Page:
Here is the situation on the second floor of Bimasena building at The Dharmawangsa: those wanting to satisfy their cravings for freshly-sliced sushi, grilled skewers and a searing bowl of udon can feel at home at Shikaku, a traditional-modern Japanese restaurant that sits on one corner of the floor. On the other corner is Bar Kotak, a Nusantara-themed bar serving refined cocktails, barrel-aged Boulevardier and a tight collection of Cuban cigars. Perhaps, though, you might just find yourself indulging in both.
A formidable square printed on a noren curtain marks one’s entrance to Shikaku, where black walls and wooden fixtures define the lines and shapes of the restaurant’s sophisticated minimalist design, as seen from the open kitchen bar to its two private rooms. Shikaku also means ‘square’ in Japanese, and as if deeply attaching itself to the intrinsic value of the symbol, the square can be seen almost everywhere—engraved on the menu cover, moulded on the cupboard, and even on the shochu glass holder.
Led by the chefs who worked at Shikaku’s Tokyo outlet in Aoyama Grand Hotel, the offerings are what one would expect out of authentic Japanese cuisine. Overlooking The Dharmawangsa’s lush pool area, guests eat in quiet contentment as they indulge in hot appetisers like the crunchy Ebi Shinjo where minced shrimp are sandwiched between lotus slices and lightly fried; the hot bowl of Udon Beef served with thin beef strips and soft-boiled egg in dashi broth (classic Japanese seafood broth); and even the local twist of Unagi Nasi Goreng with slices of grilled eel, fried egg, paprika, lotus root and lettuce over steaming fried rice.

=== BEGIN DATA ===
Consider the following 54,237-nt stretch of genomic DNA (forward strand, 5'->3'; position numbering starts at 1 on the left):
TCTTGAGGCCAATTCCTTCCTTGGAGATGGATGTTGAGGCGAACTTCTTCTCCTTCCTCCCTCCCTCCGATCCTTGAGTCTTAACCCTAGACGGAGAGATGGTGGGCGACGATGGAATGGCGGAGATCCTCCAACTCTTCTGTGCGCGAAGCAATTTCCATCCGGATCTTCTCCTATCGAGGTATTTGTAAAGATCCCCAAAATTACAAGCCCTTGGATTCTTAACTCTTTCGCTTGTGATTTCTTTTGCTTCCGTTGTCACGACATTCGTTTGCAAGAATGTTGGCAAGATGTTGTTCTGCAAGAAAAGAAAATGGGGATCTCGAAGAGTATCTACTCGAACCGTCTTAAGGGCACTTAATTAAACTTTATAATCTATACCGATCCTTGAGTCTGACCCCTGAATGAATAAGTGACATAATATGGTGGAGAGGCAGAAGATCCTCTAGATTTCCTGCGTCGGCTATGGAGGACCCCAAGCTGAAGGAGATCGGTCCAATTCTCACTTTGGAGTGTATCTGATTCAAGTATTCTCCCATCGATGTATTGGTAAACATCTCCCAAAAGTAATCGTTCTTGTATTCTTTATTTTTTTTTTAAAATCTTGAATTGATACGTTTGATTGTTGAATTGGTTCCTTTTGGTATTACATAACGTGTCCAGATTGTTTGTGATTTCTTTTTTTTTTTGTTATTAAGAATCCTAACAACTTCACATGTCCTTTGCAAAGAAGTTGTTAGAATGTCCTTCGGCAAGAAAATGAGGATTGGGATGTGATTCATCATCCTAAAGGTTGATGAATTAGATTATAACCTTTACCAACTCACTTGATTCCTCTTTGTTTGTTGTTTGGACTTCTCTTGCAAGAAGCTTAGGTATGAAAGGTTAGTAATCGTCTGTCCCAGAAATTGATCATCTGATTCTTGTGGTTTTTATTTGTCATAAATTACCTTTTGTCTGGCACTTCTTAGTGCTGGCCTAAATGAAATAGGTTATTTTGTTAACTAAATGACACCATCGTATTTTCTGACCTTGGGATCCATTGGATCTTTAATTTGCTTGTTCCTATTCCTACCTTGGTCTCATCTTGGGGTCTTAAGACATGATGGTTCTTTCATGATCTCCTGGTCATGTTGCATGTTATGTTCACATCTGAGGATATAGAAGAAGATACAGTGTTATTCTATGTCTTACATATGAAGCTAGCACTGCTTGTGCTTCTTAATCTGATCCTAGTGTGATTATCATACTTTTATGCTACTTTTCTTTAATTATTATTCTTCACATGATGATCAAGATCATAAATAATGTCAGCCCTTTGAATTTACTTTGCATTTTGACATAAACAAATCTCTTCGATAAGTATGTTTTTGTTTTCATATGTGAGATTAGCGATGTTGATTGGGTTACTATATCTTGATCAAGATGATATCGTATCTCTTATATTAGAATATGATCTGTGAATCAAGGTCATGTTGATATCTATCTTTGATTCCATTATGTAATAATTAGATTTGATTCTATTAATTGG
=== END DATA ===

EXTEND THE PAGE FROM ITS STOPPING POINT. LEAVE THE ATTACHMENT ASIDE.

The ‘square’ agenda follows to Bar Kotak (also means ‘square’ in Bahasa). Giving a distinctly different impression from Shikaku, Bar Kotak is a Nusantara-themed cigar bar that basks in its intimate and privy quality. But the intimidation is toned down by the bar’s surprisingly laid-back decoration, as designed by Sidarta and Sandjaja Studio. Set like a really cool living room, furnished with high-brow art books and chic table lamps, as well as a curious painting of President Soekarno at the centre, Bar Kotak ultimately draws a lot of the younger clientele as well, in counterpart to the older audience that the bar initially aimed for.
At the bar, tipples stretch from in-house cocktails and beers to a lineup of shochu. And when it comes to drink creations, there’s nothing too intricate or fancy, as concluded by bar manager, Rio Satrio. “When others go for complicated concocting methods, we pare it down by going back to basics.”
The Arjuna surprises with a spicy finish, where amaretto is mixed with saffron-infused agave and passion fruit with a layer of foam on top. Meanwhile, the Tokyo Club is smooth but complex. A riff of the classic Penicillin, the deceptively mild drink mixes Jasmine tea-infused scotch, ginger-honey syrup, fresh Palembang lemon juice and lapsang souchong tea.
Being a cigar bar, Bar Kotak has the preconception of being a men’s only club where serious talks or business dealings are done under dimmed light. But forgo that outdated image, and replace it with a chill den that feels comfortable and current, as seen from young professionals dropping by to disconnect after work or a chicly-dressed group having a girls’ night out. The trip around the square may start from Shikaku, then straight to Bar Kotak for drinks, or maybe the other way around—there are no rules. Either way, one can easily make the night count at the two establishments and find many reasons to return.